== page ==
By John Kemp
Portfolio investors have piled into petroleum futures and options at the fastest rate since the first successful coronavirus vaccines were announced in late 2020.
China’s exit from a zero-COVID strategy, along with hopes the global economy can avoid a recession and low oil inventories, have contributed to an extraordinary wave of buying across the petroleum complex.
Hedge funds and other money managers purchased the equivalent of 232 million barrels in the six most important futures and options contracts over the six weeks ended Jan. 24.
In the most recent week, fund managers purchased the equivalent of 70 million barrels, mostly in Brent (+40 million) and to a much lesser extent NYMEX and ICE WTI (+4 million).
But the wave of buying spread beyond crude to encompass U.S. gasoline (+11 million barrels), U.S. diesel (+8 million) and European gas oil (+7 million).
Refinery shutdowns linked to seasonal maintenance as well as sanctions on Russia’s diesel exports are expected to deplete fuel inventories further.
Chartbook: Investor petroleum positions
The net position across all six contracts climbed to 575 million barrels (47th percentile for all weeks since 2013), up from 343 million barrels (11th percentile) on Dec. 13.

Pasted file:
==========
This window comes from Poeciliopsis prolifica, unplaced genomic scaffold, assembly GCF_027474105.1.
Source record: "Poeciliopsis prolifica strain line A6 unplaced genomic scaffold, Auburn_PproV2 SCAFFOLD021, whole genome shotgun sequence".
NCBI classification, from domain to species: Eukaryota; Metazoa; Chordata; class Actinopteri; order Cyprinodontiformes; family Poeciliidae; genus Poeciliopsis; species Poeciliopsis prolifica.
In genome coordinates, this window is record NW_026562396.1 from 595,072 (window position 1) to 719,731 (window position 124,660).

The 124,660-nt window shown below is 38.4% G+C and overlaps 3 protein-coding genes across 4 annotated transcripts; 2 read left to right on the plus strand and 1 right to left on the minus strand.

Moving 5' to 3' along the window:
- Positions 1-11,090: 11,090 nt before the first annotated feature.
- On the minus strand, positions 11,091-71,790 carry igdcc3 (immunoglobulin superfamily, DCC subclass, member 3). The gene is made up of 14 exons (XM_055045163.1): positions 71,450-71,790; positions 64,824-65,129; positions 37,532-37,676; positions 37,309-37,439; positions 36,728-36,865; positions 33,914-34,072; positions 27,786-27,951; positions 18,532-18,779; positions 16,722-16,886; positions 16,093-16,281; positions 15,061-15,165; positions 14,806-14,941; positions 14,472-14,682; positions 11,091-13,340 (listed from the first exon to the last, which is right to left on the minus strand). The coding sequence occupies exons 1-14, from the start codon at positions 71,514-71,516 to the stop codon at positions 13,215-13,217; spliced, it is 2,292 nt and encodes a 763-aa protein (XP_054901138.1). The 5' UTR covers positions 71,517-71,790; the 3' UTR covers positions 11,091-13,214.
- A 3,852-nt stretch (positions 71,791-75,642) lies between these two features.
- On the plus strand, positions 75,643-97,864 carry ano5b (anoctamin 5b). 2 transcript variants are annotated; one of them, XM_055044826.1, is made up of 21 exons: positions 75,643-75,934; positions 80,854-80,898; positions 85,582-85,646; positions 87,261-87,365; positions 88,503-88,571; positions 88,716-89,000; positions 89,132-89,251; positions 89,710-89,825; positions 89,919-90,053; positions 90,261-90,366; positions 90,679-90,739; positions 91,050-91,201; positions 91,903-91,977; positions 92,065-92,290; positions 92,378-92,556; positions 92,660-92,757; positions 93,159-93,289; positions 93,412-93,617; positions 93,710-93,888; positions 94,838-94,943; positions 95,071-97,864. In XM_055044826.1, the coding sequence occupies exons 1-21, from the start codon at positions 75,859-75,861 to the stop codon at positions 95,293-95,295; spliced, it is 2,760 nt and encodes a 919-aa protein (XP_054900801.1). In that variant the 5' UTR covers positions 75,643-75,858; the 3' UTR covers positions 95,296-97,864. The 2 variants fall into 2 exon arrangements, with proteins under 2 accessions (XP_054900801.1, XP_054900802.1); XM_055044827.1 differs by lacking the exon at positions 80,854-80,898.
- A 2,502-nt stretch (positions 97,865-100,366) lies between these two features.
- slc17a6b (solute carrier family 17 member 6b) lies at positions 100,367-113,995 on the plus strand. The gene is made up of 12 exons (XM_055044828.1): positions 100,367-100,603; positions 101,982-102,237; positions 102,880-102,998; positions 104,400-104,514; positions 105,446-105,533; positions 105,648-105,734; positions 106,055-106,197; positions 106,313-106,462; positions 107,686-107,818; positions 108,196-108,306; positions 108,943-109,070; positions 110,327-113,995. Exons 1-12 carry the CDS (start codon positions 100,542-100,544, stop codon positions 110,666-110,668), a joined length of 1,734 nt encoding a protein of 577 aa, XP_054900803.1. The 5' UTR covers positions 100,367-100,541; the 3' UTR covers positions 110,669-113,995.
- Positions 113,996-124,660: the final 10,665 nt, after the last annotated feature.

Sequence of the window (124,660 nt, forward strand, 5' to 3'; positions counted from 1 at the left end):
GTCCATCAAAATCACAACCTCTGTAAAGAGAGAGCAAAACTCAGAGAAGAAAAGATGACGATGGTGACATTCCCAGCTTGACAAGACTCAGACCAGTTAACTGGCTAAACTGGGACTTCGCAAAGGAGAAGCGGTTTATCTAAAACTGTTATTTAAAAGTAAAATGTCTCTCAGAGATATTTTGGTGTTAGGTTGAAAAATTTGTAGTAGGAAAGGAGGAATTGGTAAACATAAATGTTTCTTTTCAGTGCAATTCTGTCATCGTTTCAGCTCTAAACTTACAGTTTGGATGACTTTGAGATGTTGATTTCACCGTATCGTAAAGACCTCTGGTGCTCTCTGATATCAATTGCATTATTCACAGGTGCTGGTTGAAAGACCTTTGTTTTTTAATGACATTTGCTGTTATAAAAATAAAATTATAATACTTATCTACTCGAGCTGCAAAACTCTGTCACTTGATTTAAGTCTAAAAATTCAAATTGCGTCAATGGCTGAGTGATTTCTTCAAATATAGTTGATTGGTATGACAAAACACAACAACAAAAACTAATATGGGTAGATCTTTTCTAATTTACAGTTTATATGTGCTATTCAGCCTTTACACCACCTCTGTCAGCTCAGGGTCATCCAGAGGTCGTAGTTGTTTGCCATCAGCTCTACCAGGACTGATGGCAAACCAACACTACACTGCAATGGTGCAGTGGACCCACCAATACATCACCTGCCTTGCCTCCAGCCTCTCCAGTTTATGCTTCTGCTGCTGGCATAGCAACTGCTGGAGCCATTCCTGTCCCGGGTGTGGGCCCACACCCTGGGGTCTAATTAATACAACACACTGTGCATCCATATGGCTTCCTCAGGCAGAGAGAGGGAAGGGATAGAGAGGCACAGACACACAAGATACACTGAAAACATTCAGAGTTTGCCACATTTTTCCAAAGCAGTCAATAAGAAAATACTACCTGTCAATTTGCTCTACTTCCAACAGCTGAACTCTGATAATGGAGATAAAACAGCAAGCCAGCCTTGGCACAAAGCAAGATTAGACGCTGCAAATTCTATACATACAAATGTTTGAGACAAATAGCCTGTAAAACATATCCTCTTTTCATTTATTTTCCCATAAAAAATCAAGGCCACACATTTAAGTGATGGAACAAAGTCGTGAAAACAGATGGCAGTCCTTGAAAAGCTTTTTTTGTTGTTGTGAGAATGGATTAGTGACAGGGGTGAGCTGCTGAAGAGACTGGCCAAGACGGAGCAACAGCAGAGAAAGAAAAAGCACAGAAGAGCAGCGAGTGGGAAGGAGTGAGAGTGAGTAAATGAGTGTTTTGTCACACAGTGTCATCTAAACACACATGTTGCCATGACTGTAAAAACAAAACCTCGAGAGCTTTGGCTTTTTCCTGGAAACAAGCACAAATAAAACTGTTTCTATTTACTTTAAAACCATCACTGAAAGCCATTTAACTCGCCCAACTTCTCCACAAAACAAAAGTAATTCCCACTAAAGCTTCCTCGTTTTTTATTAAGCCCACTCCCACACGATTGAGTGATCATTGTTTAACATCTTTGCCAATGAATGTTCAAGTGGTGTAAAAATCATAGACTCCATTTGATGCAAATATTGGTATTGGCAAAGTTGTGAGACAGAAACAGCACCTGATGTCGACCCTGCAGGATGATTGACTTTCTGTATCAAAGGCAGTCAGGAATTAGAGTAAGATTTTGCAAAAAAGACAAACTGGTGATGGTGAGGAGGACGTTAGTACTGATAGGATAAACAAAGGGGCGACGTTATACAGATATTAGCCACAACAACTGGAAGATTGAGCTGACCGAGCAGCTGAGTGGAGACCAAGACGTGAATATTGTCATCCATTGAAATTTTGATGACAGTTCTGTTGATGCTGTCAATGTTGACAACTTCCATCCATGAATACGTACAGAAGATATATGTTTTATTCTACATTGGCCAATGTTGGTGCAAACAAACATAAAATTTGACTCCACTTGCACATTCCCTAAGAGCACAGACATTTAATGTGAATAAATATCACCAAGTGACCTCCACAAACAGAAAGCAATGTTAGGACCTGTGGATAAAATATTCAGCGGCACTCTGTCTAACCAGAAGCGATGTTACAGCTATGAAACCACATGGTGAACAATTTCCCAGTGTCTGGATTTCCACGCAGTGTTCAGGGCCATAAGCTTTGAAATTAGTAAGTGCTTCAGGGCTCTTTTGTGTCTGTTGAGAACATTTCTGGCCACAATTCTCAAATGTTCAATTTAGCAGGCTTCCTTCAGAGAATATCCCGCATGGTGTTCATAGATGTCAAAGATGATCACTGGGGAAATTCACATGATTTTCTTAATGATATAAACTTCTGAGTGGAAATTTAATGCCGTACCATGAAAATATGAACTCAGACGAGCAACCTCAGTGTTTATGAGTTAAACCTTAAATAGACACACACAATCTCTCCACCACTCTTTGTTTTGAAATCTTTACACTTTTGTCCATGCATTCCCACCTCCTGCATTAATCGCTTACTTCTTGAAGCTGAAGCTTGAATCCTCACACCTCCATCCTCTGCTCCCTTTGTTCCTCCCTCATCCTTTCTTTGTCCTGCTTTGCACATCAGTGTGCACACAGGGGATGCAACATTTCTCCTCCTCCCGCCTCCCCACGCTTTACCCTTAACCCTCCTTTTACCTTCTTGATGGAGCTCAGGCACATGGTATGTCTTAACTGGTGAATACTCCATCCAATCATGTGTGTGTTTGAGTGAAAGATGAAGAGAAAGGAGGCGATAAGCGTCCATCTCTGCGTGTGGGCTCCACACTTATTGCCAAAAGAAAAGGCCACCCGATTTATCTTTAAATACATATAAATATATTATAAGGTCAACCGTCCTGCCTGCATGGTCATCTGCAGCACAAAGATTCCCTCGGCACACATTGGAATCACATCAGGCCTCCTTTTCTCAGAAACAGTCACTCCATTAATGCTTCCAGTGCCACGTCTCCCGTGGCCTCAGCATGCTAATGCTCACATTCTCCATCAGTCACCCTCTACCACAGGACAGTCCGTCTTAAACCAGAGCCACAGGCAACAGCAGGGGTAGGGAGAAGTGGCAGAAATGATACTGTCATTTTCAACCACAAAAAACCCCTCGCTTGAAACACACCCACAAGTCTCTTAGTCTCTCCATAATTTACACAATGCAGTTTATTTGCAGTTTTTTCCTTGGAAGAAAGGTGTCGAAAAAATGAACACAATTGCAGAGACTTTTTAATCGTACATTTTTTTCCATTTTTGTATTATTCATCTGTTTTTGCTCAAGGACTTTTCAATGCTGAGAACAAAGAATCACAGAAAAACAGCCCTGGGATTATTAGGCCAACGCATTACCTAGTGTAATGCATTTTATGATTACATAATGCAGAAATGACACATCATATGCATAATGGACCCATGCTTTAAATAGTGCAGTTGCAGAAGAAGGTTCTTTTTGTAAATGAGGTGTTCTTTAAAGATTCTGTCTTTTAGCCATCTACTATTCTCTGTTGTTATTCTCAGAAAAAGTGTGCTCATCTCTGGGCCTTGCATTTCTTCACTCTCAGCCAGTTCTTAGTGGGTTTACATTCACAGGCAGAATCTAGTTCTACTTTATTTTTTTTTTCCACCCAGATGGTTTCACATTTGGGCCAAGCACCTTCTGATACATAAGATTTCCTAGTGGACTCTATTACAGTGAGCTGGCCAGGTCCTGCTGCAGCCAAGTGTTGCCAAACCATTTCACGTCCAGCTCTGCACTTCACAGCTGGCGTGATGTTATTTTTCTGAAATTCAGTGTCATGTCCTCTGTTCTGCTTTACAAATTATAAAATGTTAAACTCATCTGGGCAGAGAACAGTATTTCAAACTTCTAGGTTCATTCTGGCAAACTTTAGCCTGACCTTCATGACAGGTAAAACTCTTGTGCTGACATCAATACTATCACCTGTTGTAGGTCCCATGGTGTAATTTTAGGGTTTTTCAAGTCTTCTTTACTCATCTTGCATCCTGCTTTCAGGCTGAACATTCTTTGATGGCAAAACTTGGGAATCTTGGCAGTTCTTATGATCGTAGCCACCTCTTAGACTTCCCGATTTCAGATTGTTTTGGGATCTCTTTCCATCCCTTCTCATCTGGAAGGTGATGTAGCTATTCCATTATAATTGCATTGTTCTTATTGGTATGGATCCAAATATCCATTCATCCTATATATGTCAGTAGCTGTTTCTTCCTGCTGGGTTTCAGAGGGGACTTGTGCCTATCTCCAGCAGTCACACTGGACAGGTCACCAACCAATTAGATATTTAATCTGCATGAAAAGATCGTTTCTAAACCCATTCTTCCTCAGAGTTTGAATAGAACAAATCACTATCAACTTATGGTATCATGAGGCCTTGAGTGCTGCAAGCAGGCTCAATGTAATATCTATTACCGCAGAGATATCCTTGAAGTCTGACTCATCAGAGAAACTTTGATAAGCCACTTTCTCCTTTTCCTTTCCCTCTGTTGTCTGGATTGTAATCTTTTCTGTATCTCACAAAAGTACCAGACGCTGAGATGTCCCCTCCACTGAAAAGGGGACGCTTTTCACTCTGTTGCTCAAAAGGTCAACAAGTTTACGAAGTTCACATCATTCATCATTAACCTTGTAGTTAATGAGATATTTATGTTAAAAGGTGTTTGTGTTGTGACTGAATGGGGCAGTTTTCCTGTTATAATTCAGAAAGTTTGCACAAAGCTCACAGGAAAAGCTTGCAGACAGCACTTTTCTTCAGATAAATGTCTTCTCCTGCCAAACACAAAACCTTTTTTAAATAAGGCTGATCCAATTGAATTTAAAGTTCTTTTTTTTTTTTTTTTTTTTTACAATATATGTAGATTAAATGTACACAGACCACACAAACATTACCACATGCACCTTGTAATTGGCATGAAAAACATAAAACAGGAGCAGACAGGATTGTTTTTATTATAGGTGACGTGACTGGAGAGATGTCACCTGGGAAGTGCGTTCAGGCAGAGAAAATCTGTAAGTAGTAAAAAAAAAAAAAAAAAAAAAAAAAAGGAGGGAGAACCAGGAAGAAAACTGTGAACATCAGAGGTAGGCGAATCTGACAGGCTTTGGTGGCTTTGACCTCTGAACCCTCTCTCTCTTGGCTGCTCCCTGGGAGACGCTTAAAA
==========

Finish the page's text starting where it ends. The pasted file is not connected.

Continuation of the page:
The net position is at highest since Nov. 8 and before that June 14.
There was a strongly bullish orientation, with long positions outnumbering short ones by a ratio of 5.93:1 (80th percentile) up from 2.58:1 (23rd percentile) five weeks earlier.
The most bullish ratios are concentrated in Brent (86th percentile), U.S. gasoline (85th percentile) and U.S. diesel (86th percentile), with less optimism about European gas oil (65th percentile) and WTI (41st percentile).
Refinery maintenance in the United States is expected to deplete fuel inventories there but leave WTI prices trailing Brent, which probably explains the differential performance.
Hedge funds became more bullish about Brent than at any time since May 2019, before the pandemic erupted and upended the oil industry.
There is a growing tension at the heart of investor positioning.
In the bond market, investors are increasingly confident inflation will moderate, allowing central banks to bring an early end to interest rate rises.
In the oil market, investors are increasingly sure continued growth will cause supplies to tighten and send prices higher.
But that would be inflationary – and contradicts to the benign outlook assumed by the bond market.
Oil traders and bond traders cannot both be right.